The worst part is being on the ground when it’s hot/humid. Cockpit starts to swelter pretty quick, and the suit air doesn’t get cooled on the ground. The U-2 doesn’t like being anywhere near the ground. It likes to go up. Once it’s going up, everything is as it should be.

After flying C-130Es in and around Iraq in the summer, I thought the spacesuit was plenty comfortable. No matter the heat before takeoff, ten minutes later it's nice and cool.

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On 10/5/2018 at 8:41 PM, Chicken said:

Honestly something nothing I've ever understood is the idea of "not allowed to screen" prior to entering training.  We've asked for years to be able vet people coming to gunships but were told that we are not allowed to screen people any longer.  Everyone gets a chance at the trophy.  So if that's the case.. how is it U2s can hold interviews yet other communities cannot?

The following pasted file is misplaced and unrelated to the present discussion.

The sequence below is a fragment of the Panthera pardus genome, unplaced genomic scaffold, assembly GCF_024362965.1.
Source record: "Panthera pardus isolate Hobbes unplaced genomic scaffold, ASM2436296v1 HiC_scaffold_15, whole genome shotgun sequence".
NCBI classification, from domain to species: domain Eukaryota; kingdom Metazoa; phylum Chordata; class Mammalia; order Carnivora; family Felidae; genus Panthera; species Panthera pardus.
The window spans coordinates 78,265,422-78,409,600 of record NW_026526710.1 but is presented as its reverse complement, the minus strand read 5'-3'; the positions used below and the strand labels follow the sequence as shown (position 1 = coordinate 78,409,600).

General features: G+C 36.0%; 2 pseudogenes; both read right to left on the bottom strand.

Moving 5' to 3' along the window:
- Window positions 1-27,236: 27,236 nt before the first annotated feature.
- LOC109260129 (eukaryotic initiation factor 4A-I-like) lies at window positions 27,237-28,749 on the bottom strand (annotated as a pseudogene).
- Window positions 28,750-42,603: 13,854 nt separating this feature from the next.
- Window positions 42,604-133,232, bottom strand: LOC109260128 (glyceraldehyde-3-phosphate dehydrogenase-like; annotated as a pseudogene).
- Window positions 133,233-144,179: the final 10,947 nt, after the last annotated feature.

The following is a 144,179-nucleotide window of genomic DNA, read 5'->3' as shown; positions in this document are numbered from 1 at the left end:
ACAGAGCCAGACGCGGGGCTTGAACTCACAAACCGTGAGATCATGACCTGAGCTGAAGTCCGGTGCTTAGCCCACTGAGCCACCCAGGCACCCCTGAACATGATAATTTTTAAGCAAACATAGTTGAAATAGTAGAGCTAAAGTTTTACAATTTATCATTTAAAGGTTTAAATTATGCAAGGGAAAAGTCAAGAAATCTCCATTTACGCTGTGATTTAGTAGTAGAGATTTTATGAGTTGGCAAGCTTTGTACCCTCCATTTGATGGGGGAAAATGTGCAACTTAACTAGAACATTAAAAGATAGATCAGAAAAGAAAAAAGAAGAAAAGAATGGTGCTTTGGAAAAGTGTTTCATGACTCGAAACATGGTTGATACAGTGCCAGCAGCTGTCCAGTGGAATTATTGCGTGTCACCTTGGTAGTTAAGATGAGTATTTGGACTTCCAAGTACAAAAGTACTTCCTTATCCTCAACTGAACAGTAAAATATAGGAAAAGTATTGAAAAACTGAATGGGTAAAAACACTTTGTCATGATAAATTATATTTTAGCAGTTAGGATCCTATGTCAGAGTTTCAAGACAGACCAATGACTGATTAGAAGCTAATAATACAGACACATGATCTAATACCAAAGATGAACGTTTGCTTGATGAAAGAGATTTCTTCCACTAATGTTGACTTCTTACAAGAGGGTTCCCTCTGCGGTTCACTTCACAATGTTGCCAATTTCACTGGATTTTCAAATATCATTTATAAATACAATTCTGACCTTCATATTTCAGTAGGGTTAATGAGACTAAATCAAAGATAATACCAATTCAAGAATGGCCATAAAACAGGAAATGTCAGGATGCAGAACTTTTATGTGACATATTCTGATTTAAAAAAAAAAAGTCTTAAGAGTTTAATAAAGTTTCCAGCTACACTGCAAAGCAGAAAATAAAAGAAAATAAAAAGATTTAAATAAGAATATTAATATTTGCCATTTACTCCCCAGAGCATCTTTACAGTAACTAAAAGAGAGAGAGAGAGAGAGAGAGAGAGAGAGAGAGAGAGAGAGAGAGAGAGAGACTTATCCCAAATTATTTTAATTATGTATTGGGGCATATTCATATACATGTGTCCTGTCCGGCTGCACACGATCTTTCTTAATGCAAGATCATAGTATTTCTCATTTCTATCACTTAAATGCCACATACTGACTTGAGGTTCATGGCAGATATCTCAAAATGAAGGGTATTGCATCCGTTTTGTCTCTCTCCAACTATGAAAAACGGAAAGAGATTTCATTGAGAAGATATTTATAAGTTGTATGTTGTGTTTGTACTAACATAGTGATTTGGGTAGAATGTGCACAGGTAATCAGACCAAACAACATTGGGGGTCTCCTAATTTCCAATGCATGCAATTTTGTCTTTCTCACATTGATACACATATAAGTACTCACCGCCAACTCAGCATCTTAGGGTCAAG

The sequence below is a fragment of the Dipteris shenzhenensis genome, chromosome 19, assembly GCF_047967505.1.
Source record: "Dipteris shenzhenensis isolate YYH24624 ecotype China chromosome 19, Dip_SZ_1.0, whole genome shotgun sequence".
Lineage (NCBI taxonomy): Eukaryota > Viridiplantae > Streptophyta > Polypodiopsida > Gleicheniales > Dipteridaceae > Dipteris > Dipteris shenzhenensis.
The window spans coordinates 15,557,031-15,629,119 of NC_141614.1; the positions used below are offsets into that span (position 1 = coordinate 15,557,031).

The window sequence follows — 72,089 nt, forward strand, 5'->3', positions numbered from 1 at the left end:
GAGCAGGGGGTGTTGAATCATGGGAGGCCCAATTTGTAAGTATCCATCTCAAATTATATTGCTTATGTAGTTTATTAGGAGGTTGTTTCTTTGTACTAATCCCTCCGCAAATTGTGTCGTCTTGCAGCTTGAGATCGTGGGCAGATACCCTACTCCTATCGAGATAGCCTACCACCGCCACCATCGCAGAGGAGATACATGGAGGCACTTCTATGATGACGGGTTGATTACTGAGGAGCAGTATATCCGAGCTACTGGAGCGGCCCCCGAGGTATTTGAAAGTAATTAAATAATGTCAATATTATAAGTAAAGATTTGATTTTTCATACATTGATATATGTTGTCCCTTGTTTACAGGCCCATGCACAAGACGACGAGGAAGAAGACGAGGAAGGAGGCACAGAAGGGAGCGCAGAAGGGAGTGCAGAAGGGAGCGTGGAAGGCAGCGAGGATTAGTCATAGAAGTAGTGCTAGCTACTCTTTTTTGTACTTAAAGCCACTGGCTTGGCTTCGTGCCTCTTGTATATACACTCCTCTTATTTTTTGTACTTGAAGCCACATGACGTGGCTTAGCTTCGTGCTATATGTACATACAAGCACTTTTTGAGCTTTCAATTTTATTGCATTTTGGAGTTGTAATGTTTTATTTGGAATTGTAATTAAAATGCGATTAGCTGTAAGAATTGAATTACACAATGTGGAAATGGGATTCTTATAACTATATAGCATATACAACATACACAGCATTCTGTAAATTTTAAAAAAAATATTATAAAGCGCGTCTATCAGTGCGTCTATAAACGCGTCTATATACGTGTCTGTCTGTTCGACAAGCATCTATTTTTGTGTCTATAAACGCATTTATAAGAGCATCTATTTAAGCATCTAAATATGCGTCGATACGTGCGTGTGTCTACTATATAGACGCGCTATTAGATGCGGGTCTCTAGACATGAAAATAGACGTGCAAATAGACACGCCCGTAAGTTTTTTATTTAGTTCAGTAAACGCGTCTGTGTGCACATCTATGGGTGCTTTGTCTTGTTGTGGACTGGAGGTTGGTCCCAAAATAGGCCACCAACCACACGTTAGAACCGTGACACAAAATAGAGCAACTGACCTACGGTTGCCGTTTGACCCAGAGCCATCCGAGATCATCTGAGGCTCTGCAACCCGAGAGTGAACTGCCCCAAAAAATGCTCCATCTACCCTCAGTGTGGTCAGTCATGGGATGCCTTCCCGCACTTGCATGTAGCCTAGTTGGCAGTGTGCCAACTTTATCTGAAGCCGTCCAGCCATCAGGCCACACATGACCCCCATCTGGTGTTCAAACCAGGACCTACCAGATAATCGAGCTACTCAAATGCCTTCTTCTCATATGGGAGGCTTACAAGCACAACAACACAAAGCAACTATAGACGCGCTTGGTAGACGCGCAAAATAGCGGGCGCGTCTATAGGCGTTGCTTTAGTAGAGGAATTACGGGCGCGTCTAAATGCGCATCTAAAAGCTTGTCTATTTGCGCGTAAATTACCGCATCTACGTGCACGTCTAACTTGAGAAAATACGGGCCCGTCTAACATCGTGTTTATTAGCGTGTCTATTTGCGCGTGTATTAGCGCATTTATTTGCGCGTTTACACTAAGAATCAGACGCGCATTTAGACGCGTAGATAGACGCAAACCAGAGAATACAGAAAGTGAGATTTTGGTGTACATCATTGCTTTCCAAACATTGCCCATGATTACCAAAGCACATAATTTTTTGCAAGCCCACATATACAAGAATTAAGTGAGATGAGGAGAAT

First, you have a screening process, it's called "Aircraft Commander Upgrade." ANYBODY can sit right seat in a gunpig, the transition to the left is the discriminator. 

Second, the full pressure suit.

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Attention former U-2 bubbas:

We've got a mini-reunion next Friday, 16 Nov.  About 35 Alumni are showing up not to mention the hoards of active duty folks.  If you do not know what I'm talking about, drop me a text.

If you don't have my number, drop me a pm here on BO.net.  

Include your email and phone and I'll send you the new U-2 DLA newsletter I wrote.  Things are changing, and if you want to be a part of it, let me know.  

The main reunion is going to be in Summer/Fall 2020.

Edited by HuggyU2